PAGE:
A look at two of John Irving’s novels, `The Hotel New Hampshire` and `The World According to Garp` and their similarities and differences in plot and narrative structure.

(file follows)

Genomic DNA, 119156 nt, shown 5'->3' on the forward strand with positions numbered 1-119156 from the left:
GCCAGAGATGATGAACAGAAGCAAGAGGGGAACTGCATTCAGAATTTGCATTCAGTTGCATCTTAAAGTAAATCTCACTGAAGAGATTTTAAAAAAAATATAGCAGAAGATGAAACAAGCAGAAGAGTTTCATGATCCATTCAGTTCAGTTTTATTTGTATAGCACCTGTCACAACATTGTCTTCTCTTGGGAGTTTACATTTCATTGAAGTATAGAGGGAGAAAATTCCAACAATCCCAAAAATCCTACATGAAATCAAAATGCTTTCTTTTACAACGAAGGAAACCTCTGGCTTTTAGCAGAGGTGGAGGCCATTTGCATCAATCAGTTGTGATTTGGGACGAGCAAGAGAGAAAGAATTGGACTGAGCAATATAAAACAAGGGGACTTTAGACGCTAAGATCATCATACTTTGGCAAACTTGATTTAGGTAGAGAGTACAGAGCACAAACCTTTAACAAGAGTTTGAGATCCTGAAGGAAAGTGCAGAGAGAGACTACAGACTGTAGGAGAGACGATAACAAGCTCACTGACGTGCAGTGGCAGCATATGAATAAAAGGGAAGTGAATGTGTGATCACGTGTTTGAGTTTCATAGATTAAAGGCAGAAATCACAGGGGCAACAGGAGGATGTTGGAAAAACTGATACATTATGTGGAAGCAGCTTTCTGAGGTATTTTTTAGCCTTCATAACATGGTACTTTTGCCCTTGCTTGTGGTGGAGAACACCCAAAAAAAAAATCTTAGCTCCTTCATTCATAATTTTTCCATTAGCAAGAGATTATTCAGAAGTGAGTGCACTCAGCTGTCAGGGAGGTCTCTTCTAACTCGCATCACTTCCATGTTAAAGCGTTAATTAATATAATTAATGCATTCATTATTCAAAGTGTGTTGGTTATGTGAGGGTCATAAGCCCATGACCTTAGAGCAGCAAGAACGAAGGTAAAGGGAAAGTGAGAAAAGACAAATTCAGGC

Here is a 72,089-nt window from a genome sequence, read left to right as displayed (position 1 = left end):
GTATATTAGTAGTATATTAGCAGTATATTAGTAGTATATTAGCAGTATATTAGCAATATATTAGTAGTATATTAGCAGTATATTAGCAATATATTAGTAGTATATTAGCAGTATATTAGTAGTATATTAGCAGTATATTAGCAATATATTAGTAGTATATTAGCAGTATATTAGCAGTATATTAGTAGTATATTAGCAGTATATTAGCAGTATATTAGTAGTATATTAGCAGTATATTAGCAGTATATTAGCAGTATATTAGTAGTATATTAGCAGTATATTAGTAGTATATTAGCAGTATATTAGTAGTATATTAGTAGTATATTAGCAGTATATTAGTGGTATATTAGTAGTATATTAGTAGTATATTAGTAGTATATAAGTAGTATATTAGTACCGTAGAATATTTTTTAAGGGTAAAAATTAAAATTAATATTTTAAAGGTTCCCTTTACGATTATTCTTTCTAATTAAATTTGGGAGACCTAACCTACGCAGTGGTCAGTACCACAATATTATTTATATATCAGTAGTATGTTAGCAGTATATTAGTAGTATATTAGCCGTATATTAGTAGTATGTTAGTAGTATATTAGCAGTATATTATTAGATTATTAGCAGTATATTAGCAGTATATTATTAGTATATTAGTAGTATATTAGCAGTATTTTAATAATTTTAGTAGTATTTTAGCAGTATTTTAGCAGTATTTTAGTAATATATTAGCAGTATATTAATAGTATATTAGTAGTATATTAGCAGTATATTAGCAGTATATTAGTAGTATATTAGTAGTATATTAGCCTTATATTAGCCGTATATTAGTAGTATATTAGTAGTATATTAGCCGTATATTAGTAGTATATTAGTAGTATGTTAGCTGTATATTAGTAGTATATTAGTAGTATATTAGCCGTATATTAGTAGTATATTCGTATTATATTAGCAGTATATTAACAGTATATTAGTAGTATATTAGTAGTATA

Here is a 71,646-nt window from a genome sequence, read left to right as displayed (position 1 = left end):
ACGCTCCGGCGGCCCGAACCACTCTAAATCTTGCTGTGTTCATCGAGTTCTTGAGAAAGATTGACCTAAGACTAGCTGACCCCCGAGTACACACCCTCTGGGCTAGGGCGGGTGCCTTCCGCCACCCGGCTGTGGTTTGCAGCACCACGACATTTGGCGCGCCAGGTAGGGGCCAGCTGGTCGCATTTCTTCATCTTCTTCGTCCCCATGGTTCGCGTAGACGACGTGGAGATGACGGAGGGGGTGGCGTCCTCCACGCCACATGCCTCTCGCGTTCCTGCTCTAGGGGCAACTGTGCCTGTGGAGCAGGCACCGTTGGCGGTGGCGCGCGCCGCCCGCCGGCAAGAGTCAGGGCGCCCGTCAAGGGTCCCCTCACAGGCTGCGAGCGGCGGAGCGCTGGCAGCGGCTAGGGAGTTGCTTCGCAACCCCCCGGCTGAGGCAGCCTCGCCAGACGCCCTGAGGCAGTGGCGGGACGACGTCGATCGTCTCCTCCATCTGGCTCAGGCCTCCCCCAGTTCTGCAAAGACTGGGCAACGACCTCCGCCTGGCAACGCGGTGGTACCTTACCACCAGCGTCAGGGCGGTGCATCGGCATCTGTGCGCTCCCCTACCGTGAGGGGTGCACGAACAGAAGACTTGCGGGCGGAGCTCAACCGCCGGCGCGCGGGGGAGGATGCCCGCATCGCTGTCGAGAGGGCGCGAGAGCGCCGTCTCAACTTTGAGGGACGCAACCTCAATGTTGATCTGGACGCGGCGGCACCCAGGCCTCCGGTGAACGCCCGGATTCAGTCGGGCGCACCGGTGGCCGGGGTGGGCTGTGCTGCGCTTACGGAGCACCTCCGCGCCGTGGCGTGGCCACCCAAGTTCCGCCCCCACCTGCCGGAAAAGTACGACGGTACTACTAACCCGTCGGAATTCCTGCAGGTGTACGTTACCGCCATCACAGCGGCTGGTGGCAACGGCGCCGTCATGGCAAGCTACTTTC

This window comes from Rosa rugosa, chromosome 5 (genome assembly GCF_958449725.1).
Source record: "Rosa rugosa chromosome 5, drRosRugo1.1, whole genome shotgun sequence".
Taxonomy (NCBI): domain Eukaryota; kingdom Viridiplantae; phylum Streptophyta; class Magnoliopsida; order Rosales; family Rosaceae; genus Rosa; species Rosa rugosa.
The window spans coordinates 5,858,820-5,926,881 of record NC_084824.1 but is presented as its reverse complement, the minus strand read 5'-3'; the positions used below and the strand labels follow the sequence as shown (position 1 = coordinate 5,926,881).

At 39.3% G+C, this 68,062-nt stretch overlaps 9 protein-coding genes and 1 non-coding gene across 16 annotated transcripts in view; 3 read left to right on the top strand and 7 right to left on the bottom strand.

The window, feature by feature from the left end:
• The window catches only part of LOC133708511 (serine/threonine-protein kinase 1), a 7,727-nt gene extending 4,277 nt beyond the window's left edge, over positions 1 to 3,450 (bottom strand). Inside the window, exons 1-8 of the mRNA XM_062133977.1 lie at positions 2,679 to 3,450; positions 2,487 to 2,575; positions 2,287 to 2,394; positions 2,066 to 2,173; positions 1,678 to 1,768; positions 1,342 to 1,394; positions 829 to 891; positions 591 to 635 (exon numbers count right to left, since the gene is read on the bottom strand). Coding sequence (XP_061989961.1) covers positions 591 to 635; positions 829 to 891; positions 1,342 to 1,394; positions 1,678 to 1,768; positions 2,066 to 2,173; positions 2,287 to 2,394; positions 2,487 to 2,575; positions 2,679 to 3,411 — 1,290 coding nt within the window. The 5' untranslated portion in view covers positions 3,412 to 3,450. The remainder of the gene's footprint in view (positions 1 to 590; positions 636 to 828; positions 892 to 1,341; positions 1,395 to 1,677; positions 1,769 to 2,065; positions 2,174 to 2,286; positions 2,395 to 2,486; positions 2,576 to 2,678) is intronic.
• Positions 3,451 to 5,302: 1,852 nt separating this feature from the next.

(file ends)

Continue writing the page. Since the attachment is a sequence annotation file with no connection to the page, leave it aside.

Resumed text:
In John Irving’s two novels, “The Hotel New Hampshire” and the “World According to Garp”, he maintains the ability to tell two very different stories even as they parallel each other in the way of situations, characters, and settings. The recurring subjects are Irving’s way of correlating his writing to his personal life and peculiar fetishes; while the primary objective of each novel is to allow the reader to explore the many unique quirks and idiosyncrasies of the narrator’s family life. The common threads in the novels that Irving relates to his own life allow him to become an actor for the course of the book. He takes on personality traits and physical characteristics that he could never really possess. According to Kris Gates, “[Irving’s] books are dominated by insanely convoluted and coincidental plot lines and almost all share some common plot devices” (Roth 1 of 2). We will explore the extent of the similarities these novels hold and examine what role they play in Irving’s life.